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One year after Bangkok's Erawan shrine bombing, Thailand is set to begin surveillance on foreigners in an effort to bolster national security, but it's unclear just how effective the program will be.
Starting in 2017, foreign visitors to the country known as the Land of Smiles will be required to use custom SIM cards with location-tracking features, media widely reported this week. The plan was approved in principle by the country's telecoms regulator, the National Broadcasting and Telecommunications Commission (NBTC), who said the SIM cards were aimed at helping officials crack down on crime.
Foreigners with expired visas have long been a problem for Thailand, a country whose renowned hospitality, cuisine and cheap standard of living makes it a haven for backpackers. In March, police took fresh steps to combat the issue, banning those who unlawfully overstay from re-entering the country, and the NBTC's proposal was seen as an extension of those efforts.
Following a number of high-profile crimes in which foreigners were found to be the key suspects, the new measure was also interpreted as a means to fight more deadly offenses.
Two Uighur men from China's Xinjiang province are set to go on trial next year for the 2015 Erawan shrine bombing, and two Burmese migrant workers were sentenced to death for two grisly murders on the island of Koh Tao in 2014. In April, Thai intelligence officials warned of planned attacks by Uighur and Chechen militants. Meanwhile, Thursday and Friday saw a series of explosions hit three of the country's most popular tourist resorts, but it was not clear who the perpetrators were.
However, location-tracking SIM cards may not be much help as an anti-crime tool.
"I very much doubt anyone in the security architecture expects this to be a silver bullet solution to concerns about national and public security," Christian Lewis, Asia associate at Eurasia Group, told CNBC. "A southern insurgency, porous borders, complacent street-level police, and corruption would be much more impactful problems to solve if public security were indeed the chief priority."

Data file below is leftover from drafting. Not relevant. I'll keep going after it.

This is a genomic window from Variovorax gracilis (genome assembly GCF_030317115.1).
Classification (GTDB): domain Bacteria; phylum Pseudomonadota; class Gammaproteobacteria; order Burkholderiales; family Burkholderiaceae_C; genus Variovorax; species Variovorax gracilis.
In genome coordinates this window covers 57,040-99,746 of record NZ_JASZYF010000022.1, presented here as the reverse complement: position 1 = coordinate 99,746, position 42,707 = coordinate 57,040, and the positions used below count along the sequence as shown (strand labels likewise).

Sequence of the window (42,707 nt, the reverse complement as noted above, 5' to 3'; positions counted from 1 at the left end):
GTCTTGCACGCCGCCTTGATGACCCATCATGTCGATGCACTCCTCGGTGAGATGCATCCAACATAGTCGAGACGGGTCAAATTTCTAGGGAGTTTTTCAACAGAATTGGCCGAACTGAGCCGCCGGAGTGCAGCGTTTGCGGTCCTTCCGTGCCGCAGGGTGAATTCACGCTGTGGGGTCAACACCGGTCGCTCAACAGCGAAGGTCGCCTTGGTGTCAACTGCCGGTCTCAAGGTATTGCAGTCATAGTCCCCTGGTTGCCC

Indeed, the country's largest terror threat stems from Muslim Malay separatists in southern Thailand, all of whom are Thai citizens, pointed out Justin Hastings, a senior lecturer and terror specialist at the University of Sydney.
The country already has strict rules for foreigners traveling, staying or permanently living in Thailand, so the new plan may not add much more value, Lewis added. "Operators of lodgings are legally required to declare their overseas guests. Foreigners with long-term visas must declare their address every 90 days, and owners of their residences are required to report the alien presence-even if the homeowner is reporting on their spouse," he noted.
Moreover, it's not clear how the new SIM cards would differ from existing ones that already allow authorities to pinpoint a user's whereabouts.
"Following the Erawan shrine bombing, Thai authorities required SIM card registration with location tracking capability, to combat terrorism and other crimes, such as organized crime and drug dealing," said Rajiv Biswas, Asia-Pacific chief economist at IHS Markit.
The new policy is not expected to drastically impact Thailand's booming tourism industry, which accounts for around 10 percent of gross domestic product, according to Reuters. And even if visitor arrivals do drop in the short-term, the government is widely expected to respond in favor of tourists.
International travelers are increasingly aware of the global terror threat and the need for governments to strengthen their response, so foreign response to the new SIM cards may be subdued, said Biswas.
"Anything that impedes on the ability of foreigners to move around the country freely, particularly given the parlous general political situation in Thailand, is not likely to encourage foreign direct investment or tourism. But my guess is that the government would have to begin harassing foreigners in a major way for there to be a noticeable effect, which has not happened yet," said Hastings.
It's unclear whether the new SIM cards would be provided free of charge or whether tourists would have to pay for them—a factor that could impact arrival statistics.
"If the costs are born directly by tourists, it would have downside implications primarily on lower-income regional tourists, who are part of a fast-growing demographic with significant upside," Lewis explained.
But from a privacy point of view, the increased surveillance definitely raised alarm bells. At a press briefing this week, the NBTC clarified that mobile phone operators would only begin surveillance when approached by authorities for criminal purposes but that may not help sentiment.
"People around the world are increasingly becoming cyber-privacy conscious. Digital privacy is moving toward becoming more of a recognized human right. An 'electronic tracking' holiday just doesn't really fit well with that," warned Suelette Dreyfus, lecturer at the University of Melbourne.
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